More than 50 years ago, Mexican American high school students in the southwestern part of the U.S. walked out of schools to protest the removal of their culture from their schools’ curriculums.
It was the start of Latinx studies, said Nicholas Vargas, a UF professor who’s teaching a class on the topic in the UF Institute of Hispanic-Latino Cultures’ new space since its reopening in November. This is the first class to ever be held in the space, as of Wednesday.
“They walked out so we can walk in,” Vargas told students at the porch of the institute — better known as La Casita — after about 20 students made a symbolic trek from Little Hall to the institute Wednesday afternoon to honor the student leaders.
Vargas, a professor at UF’s Center for Latin American Studies and the department of sociology, criminology and law, will teach the Introduction to Latinx Studies class every Monday, Wednesday and Friday at 3 p.m. throughout the rest of the spring semester.
The class, which students have to register for on ONE.UF, will focus on issues related to Latinx cultural identity and provide students with greater knowledge of how Latinx people have contributed to the foundation of the U.S., Vargas said. There are still a limited number of seats open for the class.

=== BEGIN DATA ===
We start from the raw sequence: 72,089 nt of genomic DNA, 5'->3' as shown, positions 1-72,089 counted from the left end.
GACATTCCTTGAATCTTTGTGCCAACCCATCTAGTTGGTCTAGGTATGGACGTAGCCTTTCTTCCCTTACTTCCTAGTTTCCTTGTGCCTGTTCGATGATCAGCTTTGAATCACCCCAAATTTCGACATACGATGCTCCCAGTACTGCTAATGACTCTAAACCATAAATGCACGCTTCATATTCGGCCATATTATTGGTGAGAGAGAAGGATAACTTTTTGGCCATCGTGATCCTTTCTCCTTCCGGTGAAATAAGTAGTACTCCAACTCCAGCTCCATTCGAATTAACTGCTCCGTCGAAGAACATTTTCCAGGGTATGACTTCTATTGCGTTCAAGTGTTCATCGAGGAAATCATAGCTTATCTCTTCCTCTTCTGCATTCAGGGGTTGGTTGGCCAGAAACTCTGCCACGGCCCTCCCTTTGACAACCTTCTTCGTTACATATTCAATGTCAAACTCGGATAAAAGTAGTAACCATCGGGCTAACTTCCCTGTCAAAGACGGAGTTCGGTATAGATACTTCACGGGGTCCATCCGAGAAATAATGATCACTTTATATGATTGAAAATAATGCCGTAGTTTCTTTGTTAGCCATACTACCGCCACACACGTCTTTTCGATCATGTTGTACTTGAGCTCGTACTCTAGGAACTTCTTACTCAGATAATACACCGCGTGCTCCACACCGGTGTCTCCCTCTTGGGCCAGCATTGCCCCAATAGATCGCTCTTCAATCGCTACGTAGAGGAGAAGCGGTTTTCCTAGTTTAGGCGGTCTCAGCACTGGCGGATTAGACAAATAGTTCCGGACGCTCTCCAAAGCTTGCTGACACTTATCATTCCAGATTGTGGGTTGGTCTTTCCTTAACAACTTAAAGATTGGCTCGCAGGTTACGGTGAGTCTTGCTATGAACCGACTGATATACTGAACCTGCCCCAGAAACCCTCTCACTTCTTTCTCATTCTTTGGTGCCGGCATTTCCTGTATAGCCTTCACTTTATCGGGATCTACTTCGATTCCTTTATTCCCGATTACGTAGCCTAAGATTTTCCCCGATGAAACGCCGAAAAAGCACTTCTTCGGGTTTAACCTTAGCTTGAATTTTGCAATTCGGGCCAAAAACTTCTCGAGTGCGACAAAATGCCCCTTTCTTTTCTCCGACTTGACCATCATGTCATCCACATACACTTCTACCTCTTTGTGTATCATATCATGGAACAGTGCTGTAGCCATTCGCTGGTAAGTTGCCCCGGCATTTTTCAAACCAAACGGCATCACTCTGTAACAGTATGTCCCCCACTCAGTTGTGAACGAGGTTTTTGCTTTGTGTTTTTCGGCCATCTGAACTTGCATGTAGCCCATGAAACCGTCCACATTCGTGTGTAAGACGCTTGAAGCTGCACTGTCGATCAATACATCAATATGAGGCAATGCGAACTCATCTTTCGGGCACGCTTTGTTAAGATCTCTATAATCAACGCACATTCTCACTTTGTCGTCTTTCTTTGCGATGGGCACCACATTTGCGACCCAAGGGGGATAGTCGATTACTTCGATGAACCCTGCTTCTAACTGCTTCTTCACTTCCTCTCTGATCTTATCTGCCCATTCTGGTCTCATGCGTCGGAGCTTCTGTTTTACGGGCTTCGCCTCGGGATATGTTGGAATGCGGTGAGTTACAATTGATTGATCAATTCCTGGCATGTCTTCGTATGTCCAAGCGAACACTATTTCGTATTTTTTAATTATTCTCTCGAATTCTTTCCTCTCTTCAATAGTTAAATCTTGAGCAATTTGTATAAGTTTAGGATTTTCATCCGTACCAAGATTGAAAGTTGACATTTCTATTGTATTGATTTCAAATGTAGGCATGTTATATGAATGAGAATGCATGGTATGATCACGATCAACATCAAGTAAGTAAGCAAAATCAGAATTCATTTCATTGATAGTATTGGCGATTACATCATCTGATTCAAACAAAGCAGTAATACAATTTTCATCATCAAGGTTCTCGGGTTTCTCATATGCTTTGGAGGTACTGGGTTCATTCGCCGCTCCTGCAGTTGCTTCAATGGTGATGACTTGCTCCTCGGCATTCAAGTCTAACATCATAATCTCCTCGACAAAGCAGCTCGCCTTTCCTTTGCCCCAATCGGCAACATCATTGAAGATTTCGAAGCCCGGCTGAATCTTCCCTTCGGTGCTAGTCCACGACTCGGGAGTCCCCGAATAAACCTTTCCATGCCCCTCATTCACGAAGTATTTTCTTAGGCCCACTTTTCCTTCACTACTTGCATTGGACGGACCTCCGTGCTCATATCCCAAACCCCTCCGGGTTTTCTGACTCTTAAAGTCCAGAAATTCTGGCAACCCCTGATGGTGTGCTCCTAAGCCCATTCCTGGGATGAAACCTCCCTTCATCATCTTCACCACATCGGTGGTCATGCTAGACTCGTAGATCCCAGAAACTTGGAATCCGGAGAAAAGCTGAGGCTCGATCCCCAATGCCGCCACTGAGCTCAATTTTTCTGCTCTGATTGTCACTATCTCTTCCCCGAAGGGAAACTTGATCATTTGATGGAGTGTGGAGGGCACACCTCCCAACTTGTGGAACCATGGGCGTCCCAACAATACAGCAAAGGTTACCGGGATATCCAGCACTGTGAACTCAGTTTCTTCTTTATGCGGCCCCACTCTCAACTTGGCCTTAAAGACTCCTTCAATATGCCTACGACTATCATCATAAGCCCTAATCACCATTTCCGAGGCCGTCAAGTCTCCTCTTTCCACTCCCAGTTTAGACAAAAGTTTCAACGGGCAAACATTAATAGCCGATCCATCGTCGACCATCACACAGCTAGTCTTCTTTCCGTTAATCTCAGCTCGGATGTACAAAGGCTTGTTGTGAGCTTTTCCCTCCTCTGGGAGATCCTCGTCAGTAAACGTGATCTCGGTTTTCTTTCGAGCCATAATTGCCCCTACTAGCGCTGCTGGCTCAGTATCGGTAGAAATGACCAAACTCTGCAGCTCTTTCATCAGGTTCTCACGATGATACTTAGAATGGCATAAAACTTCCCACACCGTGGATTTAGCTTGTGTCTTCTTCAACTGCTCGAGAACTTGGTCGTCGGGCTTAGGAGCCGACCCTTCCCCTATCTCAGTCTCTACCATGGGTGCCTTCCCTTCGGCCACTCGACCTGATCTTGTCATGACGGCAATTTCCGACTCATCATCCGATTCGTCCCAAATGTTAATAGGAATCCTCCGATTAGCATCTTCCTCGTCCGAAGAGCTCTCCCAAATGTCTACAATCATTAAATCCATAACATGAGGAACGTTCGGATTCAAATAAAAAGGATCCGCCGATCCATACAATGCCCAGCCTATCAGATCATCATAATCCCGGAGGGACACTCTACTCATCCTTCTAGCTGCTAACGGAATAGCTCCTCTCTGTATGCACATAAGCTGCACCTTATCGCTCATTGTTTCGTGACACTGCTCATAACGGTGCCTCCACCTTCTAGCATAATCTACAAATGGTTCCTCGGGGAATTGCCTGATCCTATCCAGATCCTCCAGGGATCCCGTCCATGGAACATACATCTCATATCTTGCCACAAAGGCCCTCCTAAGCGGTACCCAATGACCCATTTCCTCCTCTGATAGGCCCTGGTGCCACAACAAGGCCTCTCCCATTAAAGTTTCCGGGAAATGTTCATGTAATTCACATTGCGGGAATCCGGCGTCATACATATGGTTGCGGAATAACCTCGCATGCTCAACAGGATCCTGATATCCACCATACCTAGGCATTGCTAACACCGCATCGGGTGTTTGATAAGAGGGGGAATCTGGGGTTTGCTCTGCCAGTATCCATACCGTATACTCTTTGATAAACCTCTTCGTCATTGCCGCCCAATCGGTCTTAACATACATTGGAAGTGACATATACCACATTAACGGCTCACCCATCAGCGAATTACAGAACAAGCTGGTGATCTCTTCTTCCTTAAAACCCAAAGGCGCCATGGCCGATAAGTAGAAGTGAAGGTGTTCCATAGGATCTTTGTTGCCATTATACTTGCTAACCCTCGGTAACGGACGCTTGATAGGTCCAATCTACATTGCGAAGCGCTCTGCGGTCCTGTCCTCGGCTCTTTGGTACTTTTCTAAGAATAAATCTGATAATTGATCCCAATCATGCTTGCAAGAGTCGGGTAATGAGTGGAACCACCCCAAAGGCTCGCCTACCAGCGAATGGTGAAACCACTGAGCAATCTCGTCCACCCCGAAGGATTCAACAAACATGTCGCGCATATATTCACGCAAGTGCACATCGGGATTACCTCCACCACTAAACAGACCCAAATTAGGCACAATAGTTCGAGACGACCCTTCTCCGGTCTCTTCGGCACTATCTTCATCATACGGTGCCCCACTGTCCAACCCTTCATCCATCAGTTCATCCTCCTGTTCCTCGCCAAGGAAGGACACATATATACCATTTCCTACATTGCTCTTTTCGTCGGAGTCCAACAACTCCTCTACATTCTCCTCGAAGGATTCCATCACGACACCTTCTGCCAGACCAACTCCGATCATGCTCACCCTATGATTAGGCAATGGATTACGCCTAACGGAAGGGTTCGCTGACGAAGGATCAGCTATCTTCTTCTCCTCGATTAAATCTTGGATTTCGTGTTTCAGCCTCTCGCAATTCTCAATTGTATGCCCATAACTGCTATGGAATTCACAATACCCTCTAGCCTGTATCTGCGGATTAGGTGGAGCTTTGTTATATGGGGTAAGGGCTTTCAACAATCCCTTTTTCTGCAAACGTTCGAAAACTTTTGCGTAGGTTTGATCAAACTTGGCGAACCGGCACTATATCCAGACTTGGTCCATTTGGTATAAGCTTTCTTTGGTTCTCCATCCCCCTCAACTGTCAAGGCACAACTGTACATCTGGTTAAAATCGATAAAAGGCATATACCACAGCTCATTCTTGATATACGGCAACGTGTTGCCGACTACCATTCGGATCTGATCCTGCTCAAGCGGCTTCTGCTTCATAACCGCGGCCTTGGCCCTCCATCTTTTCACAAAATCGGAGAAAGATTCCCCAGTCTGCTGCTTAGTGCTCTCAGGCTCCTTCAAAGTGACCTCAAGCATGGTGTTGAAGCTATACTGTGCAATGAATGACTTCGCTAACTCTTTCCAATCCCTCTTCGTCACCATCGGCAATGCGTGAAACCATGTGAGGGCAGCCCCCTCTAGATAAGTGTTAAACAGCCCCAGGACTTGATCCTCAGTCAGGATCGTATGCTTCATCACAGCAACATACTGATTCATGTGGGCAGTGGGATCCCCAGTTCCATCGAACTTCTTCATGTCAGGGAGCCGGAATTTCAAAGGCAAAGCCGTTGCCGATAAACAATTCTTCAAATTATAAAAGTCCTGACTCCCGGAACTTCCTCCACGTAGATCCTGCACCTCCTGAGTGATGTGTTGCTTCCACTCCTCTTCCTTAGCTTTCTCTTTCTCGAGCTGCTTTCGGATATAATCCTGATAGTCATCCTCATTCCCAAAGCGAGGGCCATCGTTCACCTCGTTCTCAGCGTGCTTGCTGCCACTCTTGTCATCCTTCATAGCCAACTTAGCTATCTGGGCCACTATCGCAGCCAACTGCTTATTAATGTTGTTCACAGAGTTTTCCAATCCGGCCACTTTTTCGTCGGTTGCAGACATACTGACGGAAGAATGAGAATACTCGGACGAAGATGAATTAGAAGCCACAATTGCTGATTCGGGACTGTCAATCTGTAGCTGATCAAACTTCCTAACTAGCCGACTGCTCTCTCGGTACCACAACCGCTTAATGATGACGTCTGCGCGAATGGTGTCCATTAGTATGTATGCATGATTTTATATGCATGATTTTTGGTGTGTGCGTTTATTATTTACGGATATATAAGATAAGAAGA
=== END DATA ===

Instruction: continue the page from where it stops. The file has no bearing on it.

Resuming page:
“We walk in, not out of protest, but we walk in out of appreciation of those who came before us,” Vargas said. “We walk in to learn their stories, to recover their history and to value Latinx lives within the context of the U.S.”
After Vargas spoke, the class was led on a tour of La Casita by Hispanic-Latino Affairs ambassador Maria Dominguez, a 19-year-old UF linguistics sophomore, who is also in the class.
La Casita’s original building opened in May 1994 after Hispanic and Latinx students petitioned for a space they could call theirs, according to the Institute’s website. In 2017, the structure was torn down alongside the UF Institute of Black Culture, and the extensive construction of both buildings cost $9.9 million.
In 2017, UF’s Multicultural and Diversity Affairs department announced plans to combine the two cultural institutes. Many students worried that by combining the houses the university would also be merging their cultures into one. This led students to protest and create a Facebook page called “#NoLaIBCita.” The protests delayed the opening of both buildings by about two years.
“We’re using this space to learn more about Latin America,” Dominguez said. “This is exactly what this space is for: to learn, to interact with others. It’s perfect.”
Contact Kaelyn Cassidy [email protected]. Follow her on Twitter @kaelyn_cassidy.